What does aging imply?
What are the consequences of aging?
Aging brings a number of changes in the body’s health. The main ones are the following:
– Digestive system: A number of anomalies in the gastrointestinal tract in the digestion and absorption of food:
– Reduction of acidity: This determines a greater difficulty in digesting food.
– Reduction of saliva: What produces increased difficulties in chewing and swallowing food.
– Reduction of efficacy of the liver: which leads to longer and heavy digestions.
– Decreased sense of taste and smell, which affects the pleasure of eating. It becomes less pleasant and often determines that the amount of food eaten is less than what would be required. The loss of these senses is the reason why older people tend to salt or sweeten food heavily.
– Circulatory system: Between the main anomalies that take place as a person ages we can find the following:
– Changes in the heart that determine the appearance of a slower heart rate and the habitual appearance of arrhythmias. The heart usually increases its size although it loses force in the pumping and the valves become more rigid. The cases of heart failure occur more frequently in old people that in the young.
– Changes in the blood vessels that become harder and less flexible, which makes circulation difficult. Arteriosclerosis leads to a greater risk of angina pectoris or myocardial infarction. Blood pressure rises and the lack of permeability of capillaries leads to less absorption of nutrients from food.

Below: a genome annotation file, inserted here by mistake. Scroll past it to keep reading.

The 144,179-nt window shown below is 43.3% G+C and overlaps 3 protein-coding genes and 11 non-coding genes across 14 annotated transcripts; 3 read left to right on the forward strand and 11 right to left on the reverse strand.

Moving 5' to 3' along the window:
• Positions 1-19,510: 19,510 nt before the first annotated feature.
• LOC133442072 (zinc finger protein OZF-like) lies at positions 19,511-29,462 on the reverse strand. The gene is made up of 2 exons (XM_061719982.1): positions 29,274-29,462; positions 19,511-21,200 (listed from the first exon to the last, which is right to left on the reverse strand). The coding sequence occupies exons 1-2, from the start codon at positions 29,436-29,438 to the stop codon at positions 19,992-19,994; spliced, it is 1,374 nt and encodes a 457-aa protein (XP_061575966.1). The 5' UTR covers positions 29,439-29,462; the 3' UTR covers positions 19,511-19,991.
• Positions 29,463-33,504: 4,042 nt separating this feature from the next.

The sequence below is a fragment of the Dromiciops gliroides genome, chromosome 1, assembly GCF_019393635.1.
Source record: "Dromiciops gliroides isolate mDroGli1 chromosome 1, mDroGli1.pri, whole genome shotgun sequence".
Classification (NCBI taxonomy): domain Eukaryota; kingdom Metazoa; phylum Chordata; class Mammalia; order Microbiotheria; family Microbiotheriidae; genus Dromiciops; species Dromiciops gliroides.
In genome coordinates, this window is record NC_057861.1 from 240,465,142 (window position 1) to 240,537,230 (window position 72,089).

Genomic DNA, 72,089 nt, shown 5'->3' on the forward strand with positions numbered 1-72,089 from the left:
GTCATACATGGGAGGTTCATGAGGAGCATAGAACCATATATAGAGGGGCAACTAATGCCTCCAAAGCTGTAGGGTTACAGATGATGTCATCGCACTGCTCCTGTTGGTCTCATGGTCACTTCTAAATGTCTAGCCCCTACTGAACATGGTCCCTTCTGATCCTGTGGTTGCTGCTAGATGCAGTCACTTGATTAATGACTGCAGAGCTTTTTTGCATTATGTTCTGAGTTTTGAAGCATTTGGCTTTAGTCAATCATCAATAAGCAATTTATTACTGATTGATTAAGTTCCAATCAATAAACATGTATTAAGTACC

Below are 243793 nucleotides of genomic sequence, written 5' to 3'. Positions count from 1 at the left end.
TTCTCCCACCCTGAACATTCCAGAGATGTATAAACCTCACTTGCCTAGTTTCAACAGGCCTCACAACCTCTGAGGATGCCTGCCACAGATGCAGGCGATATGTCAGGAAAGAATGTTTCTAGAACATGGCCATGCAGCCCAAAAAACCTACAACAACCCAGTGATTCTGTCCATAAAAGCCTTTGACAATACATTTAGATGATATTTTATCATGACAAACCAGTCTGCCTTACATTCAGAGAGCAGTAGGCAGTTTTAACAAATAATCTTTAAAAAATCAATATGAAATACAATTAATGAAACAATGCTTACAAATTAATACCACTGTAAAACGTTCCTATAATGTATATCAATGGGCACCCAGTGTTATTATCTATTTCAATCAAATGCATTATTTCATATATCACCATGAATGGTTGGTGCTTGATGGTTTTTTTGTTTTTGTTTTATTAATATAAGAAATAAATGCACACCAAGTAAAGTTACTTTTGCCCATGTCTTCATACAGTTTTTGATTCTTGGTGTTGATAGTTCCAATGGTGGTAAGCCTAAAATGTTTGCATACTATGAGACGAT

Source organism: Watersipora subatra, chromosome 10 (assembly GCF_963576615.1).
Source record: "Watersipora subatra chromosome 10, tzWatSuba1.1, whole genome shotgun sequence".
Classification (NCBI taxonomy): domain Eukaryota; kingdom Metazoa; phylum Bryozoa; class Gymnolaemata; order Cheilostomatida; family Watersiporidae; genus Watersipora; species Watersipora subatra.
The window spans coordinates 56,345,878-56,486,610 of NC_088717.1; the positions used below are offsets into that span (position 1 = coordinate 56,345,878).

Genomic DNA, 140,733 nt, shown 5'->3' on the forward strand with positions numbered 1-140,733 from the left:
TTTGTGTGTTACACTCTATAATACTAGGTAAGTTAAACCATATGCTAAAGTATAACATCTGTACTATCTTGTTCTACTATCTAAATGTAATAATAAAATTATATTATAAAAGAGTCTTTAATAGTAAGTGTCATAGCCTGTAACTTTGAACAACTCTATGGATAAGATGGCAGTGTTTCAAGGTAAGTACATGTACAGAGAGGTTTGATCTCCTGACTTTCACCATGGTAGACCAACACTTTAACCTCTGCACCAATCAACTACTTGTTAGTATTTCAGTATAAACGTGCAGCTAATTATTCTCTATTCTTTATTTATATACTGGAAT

– Changes in the blood, which volume diminishes due to containing less water. The number of red blood cells decreases as the transport of oxygen to the cells is lower which results in increased fatigue. The number of white blood cells also decreases so that the elderly have lower defenses.
Poor circulation is usually responsible for the occurrence of abnormalities such as increased presence of varicose veins, intermittent claudication, etc
– Metabolism: During this period very characteristic metabolic problems appear. Among the main ones there are:
– Glucose intolerance: what determines higher possibilities of diabetes.
– Diminution in the effectiveness of the liver: which leads, besides longer and heavy digestions, to a lower filtering of toxins.
– Hormonal diminution, especially concerning sex hormones and the thyroid. Menopause is the main sign of aging in women, but during this period another series of anomalies related to the diminution of the estrogen can be produced, as the lack of sexual desire or other manifestations such as, for example, vaginal dryness or vaginal irritation. In men, changes do not occur as quickly as in women, but the aging leads to a gradual reduction of the testicles and can also produce lacking of sexual desire or lack of erection. It is during this time when usually problems of prostate appear. Thyroid is another very important hormone in the metabolism that is affected by the aging process.
– Increased body fat and redistribution of it. Body fat leaves evenly distributed and accumulates around the waist. In general, the proportion of total fat increases by ⅓.